Your Good Deed for the Day
The March issue of InStyle is on the stands. Queen Latifah—her usual resplendent self in an ivory Zac Posen dress and lavish-but-understated bling—is on the cover. You should buy it.
I’m not suggesting that you buy it because I think InStyle is a great magazine. Indeed, I almost never buy it myself—or even flip through it while I’m in line at the grocery store (that’s what Star is for). While I adore celebrity gossip, fawning puffery makes me feel a bit unwell. And the fashion is totally half-assed. It’s like Glamour and Real Simple and People mashed together, and I say, “Ick.” No, I am suggesting that you buy this issue because there is a black woman on the cover, and newsstand sales of mainstream women’s magazines generally tank when there is a black woman on the cover.
Personally, I am more likely to buy a magazine with Queen Latifah on the cover than one featuring, say, the newly-emaciated and heinously over-Botoxed Nicole Kidman, as my sense of full-figured-and-naturally-gorgeous solidarity transcends my attachment to racial identity (believe you me, if I could reasonably and conscionably claim to be anything other than perfectly white, I would). Nevertheless, it’s a fact: whenever a fashion or lifestyle mag puts an African-American woman—no matter how famous or how beautiful—their bottom line takes a serious hit. The deleterious effect is similar with other women of color. Thus, women with skin other than lily-white or aerosol-tanned become cover models only through a sort of affirmative-fashion program.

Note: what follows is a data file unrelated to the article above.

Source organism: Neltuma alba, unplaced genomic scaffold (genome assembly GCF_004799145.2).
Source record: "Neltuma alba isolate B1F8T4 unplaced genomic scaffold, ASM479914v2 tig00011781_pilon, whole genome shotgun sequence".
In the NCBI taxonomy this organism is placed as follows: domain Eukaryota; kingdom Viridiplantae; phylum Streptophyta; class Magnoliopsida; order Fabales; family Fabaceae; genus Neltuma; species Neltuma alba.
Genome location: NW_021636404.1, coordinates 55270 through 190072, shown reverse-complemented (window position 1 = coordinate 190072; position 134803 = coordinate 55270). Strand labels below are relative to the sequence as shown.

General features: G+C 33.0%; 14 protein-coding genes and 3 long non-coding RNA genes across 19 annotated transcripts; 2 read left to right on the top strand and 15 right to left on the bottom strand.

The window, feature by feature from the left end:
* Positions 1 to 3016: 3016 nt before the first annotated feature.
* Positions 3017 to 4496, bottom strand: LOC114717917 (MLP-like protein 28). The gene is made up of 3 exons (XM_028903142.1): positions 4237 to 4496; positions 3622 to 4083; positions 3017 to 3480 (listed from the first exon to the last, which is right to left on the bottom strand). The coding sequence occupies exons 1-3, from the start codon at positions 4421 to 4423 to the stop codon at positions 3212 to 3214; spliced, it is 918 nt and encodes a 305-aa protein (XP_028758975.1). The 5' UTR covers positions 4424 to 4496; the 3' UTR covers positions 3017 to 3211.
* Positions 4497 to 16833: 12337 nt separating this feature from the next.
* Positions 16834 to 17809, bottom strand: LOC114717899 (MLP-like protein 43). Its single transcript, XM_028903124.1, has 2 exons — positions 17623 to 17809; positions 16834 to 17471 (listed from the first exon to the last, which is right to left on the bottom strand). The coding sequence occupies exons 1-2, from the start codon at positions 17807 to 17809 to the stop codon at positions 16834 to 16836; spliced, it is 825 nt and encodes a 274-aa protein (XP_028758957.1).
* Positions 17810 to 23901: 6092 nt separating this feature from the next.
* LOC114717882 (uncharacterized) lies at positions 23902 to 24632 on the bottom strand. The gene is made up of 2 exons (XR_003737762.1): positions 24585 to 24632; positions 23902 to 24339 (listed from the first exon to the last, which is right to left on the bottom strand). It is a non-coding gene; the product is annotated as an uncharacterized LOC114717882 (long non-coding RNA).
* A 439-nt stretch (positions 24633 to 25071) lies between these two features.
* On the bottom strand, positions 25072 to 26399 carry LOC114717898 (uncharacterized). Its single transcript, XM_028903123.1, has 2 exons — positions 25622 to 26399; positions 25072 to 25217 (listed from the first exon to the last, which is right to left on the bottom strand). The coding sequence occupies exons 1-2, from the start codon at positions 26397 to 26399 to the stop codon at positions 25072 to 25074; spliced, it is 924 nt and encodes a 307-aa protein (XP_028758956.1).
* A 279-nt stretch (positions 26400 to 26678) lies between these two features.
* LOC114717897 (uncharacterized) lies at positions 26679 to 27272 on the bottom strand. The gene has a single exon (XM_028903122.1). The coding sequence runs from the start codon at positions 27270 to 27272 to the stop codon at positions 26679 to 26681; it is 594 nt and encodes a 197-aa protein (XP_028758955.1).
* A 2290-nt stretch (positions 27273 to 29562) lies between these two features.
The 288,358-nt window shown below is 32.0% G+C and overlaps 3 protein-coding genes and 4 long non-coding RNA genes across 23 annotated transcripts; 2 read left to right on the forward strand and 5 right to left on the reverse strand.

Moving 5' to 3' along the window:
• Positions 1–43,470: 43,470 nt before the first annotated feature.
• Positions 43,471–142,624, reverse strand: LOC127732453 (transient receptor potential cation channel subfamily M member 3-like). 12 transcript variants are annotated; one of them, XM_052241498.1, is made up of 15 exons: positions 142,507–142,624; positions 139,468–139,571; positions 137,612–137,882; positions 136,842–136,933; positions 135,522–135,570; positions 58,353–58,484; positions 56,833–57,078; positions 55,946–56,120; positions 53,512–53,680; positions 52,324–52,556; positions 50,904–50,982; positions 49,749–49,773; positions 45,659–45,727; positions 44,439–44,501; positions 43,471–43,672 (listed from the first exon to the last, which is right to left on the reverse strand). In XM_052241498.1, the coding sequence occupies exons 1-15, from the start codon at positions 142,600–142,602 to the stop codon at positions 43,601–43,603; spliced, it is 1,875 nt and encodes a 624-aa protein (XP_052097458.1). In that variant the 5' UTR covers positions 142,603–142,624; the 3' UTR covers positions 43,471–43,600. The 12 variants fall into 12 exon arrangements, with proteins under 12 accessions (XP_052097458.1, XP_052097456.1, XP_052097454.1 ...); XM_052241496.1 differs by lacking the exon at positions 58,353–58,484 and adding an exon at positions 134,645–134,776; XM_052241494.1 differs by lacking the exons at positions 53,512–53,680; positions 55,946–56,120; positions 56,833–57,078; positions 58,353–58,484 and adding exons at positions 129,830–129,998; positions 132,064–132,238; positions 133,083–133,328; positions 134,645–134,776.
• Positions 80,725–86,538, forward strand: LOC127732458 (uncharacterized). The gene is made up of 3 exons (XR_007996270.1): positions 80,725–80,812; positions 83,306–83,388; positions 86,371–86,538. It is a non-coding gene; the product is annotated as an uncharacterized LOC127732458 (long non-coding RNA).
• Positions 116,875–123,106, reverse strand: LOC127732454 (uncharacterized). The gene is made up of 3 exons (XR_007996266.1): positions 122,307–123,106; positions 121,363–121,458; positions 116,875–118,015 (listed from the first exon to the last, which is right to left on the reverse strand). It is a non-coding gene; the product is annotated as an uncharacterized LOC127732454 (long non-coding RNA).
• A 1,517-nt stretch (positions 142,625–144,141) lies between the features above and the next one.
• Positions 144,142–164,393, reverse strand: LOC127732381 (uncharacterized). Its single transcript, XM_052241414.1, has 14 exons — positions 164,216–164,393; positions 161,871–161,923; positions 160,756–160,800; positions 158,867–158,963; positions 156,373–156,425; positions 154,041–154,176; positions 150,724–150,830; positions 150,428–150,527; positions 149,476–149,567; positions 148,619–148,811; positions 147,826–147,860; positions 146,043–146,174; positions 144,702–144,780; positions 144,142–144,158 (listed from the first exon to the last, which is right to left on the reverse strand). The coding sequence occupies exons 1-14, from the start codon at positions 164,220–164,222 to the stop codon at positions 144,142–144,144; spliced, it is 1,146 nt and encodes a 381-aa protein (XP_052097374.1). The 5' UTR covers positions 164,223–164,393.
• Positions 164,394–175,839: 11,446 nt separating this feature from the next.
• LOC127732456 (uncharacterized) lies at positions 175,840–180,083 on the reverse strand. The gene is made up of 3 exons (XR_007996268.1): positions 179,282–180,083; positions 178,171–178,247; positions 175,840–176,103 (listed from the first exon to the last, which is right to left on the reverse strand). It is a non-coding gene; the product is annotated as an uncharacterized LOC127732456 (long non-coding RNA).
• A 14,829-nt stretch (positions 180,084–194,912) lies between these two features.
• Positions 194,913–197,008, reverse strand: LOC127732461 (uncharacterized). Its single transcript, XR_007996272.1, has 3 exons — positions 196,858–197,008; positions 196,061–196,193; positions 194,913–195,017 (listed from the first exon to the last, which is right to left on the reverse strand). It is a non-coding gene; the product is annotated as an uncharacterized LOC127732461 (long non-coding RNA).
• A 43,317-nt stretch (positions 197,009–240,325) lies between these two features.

The only way to change this unfortunate state of affairs, the only way to create a newsstand that reflects our diversity, is through economic action. So, grab a copy of InStyle: read the article on Queen Latifah, ignore the piece on ways to update a classic string of pearls (the only way to credibly wear a string of pearls is as a string of pearls), and try to pretend that you didn’t just see Jennifer Love “Why Am I Still Famous?” Hewitt.
February 23, 2005 | Permalink
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